The predictive value of the TG/HDLC ratio for cardiovascular events in diabetic patients is controversial. However, insulin resistance (IR) may be the culprit of this controversy because it is a critical condition for cardiovascular events in diabetic patients. One study found that high TG and low HDLC levels were significant risk factors for coronary heart disease (CHD) only in the presence of IR. Another study showed that the risk of major cardiovascular events was more significant in the presence of IR, regardless of whether triglyceride and HDL cholesterol levels were high or low. Other studies have shown that IR at any level of obesity exacerbated the risk of developing CHD and T2DM. The mechanisms by which insulin resistance promotes cardiovascular events in diabetic patients are as follows. (1) Triglyceride-enriched VLDL particles are hydrolyzed by lipoprotein lipase or hepatic lipase to produce small dense LDLC (sdLDLC) particles; (2) In the presence of IR and high secretion of VLDL particles, these sdLDLC particles are usually present in high concentrations; (3) Whereas sdLDLC particles are highly atherogenic. Compared to normal LDL particles, they are more easily oxidized, have a higher affinity for the extracellular matrix, and have a higher degree of retention in the arterial wall. In addition, the smaller the LDL, the less it binds to the LDL receptor, and the longer it resides in the circulation.
Summarizing the findings of previous literatures, we found that the relationship between TG/HDLC ratio and death risk in diabetic patients with new-onset ACS was unclear. Clarifying this relationship was extremely important to assess the prognosis of this high-risk population. No papers have revealed this relationship in the published literature. Therefore, to clarify the relationship between the TG/HDL ratio and the death risk in diabetic patients with new-onset ACS, we used COX regression analysis and subgroup analysis to explore this relationship. Eventually, we found that TG/HDLC ratio was positively associated with the death risk in diabetic patients with new-onset ACS.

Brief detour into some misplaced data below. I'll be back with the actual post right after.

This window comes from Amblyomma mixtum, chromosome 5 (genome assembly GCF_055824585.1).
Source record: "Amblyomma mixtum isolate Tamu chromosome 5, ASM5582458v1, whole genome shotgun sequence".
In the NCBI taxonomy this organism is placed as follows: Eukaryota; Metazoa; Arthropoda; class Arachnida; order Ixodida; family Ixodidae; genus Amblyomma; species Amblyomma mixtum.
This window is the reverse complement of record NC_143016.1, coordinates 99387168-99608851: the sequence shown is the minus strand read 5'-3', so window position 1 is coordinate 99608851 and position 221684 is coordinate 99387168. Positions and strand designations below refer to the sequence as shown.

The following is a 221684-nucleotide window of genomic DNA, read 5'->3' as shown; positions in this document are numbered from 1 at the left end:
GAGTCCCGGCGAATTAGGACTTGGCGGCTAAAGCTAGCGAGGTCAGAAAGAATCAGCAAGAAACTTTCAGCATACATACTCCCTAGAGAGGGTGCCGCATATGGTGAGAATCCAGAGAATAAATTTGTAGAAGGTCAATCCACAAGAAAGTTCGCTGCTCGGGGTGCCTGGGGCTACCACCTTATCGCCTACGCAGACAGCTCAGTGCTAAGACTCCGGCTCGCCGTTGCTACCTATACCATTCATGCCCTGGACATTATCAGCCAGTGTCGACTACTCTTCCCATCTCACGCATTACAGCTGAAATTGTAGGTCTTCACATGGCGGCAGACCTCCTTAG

There may be several potential mechanisms for the association between TG/HDLC ratio and the death risk in patients with DM and new-onset ACS: (1) Elevated TG level and reduced HDLC play a vital role in the progression of atherosclerosis, which may be related to the TG/HDLC ratio as a marker of LDL particle size. Previous studies have reported that a high TG/HDLC ratio was strongly associated with elevated levels of small, dense LDLC, which was considered very atherogenic[35-37]. (2) TG/HDLC ratio is significantly associated with insulin resistance in diabetic patients[38-40]. Furthermore, insulin resistance is associated with the vulnerability of atherosclerotic plaques. (3) TG/HDLC ratio is related to the severity of atherosclerosis because the total plaque area is positively correlated with TG/HDLC ratio. (4) The hyperglycemic environment may lead to systemic macrovascular and microvascular disease in diabetic patients, including diabetic nephropathy, CAD, and ischemic stroke, which may be an additional risk of all-cause and cardiac death[42-44].
However, several limitations of the study should be acknowledged: (1) Follow-up information was collected by telephone or electronic medical record access. This information mainly included survival information. Baseline data after four years of follow-up were not collected. Because blood lipid levels varied by race, it was unclear whether these findings also apply to other races. (2) The complications and severity of new-onset ACS and DM differed, affecting the risks of all-cause mortality and cardiac death. (3) Because blood lipid levels varied by race, it was unclear whether these findings also applied to other races.
The next step is being under consideration. As a new lipid-lowering drug, the proprotein convertase subtilisin/Kexin type 9 (PCSK9) inhibitor is gaining attention. Therefore, we intend to study whether PCSK9 inhibitor can affect TG/HDLC ratio to increase the risk of all-cause and cardiac death in diabetic patients with new-onset ACS.